Short Description or Definition
Articulation disorders involve difficulty with the correct production of speech sounds. Within the literature, articulation disorders are often differentiated from phonological disorders in that articulation disorders involve motor movements, while phonological disorders refer to the underlying rules/patterns of sound production within a language.
Articulation disorders often are classified in terms of severity (e.g., mild, moderate, severe). This rating is typically based on the type/number of errors the individual produces relative to age/developmental norms, as well as a measure of overall intelligibility.
Shriberg et al. (1999) reported the prevalence of speech delay in a large sample of 6-year-olds to be 3.8% with a male-to-female ratio of 1.5:1. The comorbidity of speech delay and language impairment was reported to be 1.3%. However, estimates of the prevalence of speech sound disorders within the general population have been reported to be as high as 10%.
Natural History, Prognostic Factors, and Outcomes
Within the pediatric population, outcomes for individuals with articulation disorders range considerably depending on the severity of the disorder and the presence of other co-occurring conditions. For children who have been diagnosed strictly with articulation disorders, evidence suggests that with research-supported intervention, many speech sound disorders can be remediated.
Clinical Expression and Pathophysiology
Articulation disorders are typically characterized by the atypical development or production of a speech sound or group of speech sounds that result in a reduction in intelligibility. An articulation disorder is not the result of a cultural or dialectal difference. Disorders may include sound substitutions, distortions, additions, or omissions that impact an individual’s ability to be understood in conversation. Speech sounds may be incorrectly produced due to incorrect placement of articulators, imprecise voicing, and/or structural deficits of the larynx, lips, tongue, palate, teeth, and/or jaw.
Evaluation and Differential Diagnosis
Articulation disorders are assessed using standardized tests as well as observational measures. Examples of formal assessments of articulation abilities include the Arizona Articulation Proficiency Scale, Third Edition (Fudala 2000); Clinical Assessment of Articulation and Phonology, Second Edition (Secord et al. 2002); and the Goldman-Fristoe Test of Articulation,Third Edition (Goldman and Fristoe 2000). In addition to standardized measures, samples of speech taken in single word and conversational contexts can be used to determine the type of speech sound errors that are present. Speech sampling procedures may include the assessment of a child’s overall phonetic inventory (i.e., the number and variety of sounds he or she is able to produce), an analysis of syllable shapes and phonetic complexity and an analysis of error patterns. Stimulability measures (i.e., gradually prompting and shaping sounds using cues and feedback from the clinician) often are used to determine if the individual is able to produce the sound given maximal support. In addition to these procedures, best practice suggests that a complete oral-motor examination of the individual be completed to determine if there are any structural or motor function deficits that are impeding correct speech sound production.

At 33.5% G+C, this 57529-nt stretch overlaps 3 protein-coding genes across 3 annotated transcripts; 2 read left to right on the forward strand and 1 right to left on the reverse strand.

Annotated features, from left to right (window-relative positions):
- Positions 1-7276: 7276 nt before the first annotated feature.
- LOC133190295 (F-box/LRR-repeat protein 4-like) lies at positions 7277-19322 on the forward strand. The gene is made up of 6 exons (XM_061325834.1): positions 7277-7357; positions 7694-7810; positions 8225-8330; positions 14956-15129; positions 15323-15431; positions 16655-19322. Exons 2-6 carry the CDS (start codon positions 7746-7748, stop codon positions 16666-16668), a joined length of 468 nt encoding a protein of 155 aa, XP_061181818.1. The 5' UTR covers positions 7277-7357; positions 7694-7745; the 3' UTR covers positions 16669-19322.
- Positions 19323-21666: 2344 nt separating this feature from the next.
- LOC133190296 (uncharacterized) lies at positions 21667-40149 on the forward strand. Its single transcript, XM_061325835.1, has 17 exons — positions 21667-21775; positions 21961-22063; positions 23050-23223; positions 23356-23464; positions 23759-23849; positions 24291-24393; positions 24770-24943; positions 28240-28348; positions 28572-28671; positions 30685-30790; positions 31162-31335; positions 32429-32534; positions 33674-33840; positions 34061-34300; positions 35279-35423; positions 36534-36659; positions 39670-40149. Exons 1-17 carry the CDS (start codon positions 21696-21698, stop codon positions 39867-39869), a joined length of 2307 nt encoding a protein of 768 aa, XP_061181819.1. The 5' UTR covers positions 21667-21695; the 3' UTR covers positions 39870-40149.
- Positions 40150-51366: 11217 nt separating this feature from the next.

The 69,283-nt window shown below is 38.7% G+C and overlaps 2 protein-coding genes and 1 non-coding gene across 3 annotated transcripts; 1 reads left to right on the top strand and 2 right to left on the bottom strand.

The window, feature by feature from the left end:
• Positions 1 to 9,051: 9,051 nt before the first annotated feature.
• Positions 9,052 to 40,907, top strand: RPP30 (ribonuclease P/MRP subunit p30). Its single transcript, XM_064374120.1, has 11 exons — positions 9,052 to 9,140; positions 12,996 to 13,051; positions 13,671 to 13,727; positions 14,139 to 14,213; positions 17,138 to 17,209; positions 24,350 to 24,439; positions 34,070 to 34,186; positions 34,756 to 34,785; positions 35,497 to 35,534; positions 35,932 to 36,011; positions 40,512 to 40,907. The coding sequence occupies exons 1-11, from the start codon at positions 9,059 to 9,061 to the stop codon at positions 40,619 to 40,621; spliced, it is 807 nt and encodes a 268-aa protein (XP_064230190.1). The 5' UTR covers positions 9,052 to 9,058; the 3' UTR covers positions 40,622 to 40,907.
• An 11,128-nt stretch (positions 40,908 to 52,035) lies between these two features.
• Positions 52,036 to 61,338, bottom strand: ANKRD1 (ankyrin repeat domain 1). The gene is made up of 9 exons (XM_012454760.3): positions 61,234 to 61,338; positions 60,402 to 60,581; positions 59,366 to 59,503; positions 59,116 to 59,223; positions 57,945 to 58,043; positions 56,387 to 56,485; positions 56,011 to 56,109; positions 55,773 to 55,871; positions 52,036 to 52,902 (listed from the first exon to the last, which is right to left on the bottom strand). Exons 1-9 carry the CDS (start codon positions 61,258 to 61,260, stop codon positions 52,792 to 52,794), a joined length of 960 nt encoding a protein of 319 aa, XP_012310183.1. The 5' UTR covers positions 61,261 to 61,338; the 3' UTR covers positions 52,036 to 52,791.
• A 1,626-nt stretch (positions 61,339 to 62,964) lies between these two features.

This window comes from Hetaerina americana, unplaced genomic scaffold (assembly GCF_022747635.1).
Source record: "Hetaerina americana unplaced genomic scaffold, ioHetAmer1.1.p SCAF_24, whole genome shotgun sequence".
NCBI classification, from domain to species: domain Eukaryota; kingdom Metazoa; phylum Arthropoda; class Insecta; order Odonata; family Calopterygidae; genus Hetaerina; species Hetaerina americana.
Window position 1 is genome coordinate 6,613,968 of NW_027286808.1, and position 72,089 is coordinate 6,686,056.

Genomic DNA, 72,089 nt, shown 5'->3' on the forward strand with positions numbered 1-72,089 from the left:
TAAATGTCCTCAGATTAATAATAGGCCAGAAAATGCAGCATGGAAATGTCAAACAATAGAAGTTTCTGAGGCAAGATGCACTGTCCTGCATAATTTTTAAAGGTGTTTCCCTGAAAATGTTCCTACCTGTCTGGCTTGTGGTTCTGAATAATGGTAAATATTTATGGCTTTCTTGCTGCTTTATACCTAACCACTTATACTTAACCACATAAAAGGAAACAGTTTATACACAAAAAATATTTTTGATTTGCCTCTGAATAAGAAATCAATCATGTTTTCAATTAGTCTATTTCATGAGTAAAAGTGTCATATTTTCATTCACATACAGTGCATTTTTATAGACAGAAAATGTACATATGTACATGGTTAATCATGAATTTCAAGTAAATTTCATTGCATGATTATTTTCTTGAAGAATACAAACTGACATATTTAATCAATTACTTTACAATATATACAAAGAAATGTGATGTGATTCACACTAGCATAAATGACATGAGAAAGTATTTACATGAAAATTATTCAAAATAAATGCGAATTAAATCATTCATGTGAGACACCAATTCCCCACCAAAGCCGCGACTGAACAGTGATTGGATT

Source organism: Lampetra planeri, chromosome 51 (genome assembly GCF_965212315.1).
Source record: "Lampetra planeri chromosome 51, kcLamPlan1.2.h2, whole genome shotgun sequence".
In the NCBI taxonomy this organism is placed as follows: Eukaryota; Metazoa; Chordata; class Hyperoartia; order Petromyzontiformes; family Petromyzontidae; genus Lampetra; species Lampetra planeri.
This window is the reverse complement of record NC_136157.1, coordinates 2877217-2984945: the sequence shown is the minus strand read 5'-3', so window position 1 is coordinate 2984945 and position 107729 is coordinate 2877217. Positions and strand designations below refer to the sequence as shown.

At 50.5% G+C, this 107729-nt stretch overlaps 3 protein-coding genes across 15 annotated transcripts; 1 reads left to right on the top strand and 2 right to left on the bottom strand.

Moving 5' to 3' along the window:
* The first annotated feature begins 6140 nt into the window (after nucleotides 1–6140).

Additionally, articulation disorders typically are differentiated from phonological disorders. Careful assessment of a child’s speech patterns may reveal not only a difficulty with speech sound production (i.e., a phonetic disorder) but also difficulties with the patterns of use of sounds within the language (see Phonological Disorders).
There are a variety of treatment approaches that are used for the management of articulation disorders. Once an individual’s specific areas of deficit have been determined, best practice would target the area of need that would most benefit the individual’s intelligibility (i.e., how easily his or her speech is understood). Depending on the nature of the problem, treatment may involve individualized speech therapy in which the individual is taught how to produce the sound correctly through demonstration and repeated practice, learning specific techniques to shape how the speech mechanism is used. Additional techniques that are often used include training in recognizing correct and incorrect productions so that the individual can monitor how his or her speech sounds and practicing in contexts that increase in complexity.
References and Reading
- American Speech-Language-Hearing Association, ASHA. (1993). Definitions of communication disorders and variations. ASHA, 35(Suppl. 10), 40–41.Google Scholar
- Bleile, K. (1995). Manual of articulation and phonological disorders: Infancy through adulthood. San Diego: Singular.Google Scholar
- Fudala, J. B. (2000). Arizona articulation proficiency scale (3rd rev.). Los Angeles: Western Psychological Services.Google Scholar
- Gierut, J. (2008). Treatment efficacy summary: Phonological disorders in children. Available from http://www.asha.org/public/EfficacySummaries.htm
- Goldman, R., & Fristoe, M. (2000). The Goldman-Fristoe test of articulation (2nd ed.). Circle Pines: American Guidance Service.Google Scholar
- Secord, W., Donohue, J., & Johnson, C. (2002). Clinical assessment of articulation and phonology. Greenville: Super Duper Publications.Google Scholar
- Secord, W., Boyce, S., Donahue, J., Fox, R., & Shine, R. (2007). Eliciting sounds: Techniques and strategies for clinicians (2nd ed.). Albany: Thomson Delmar Learning.Google Scholar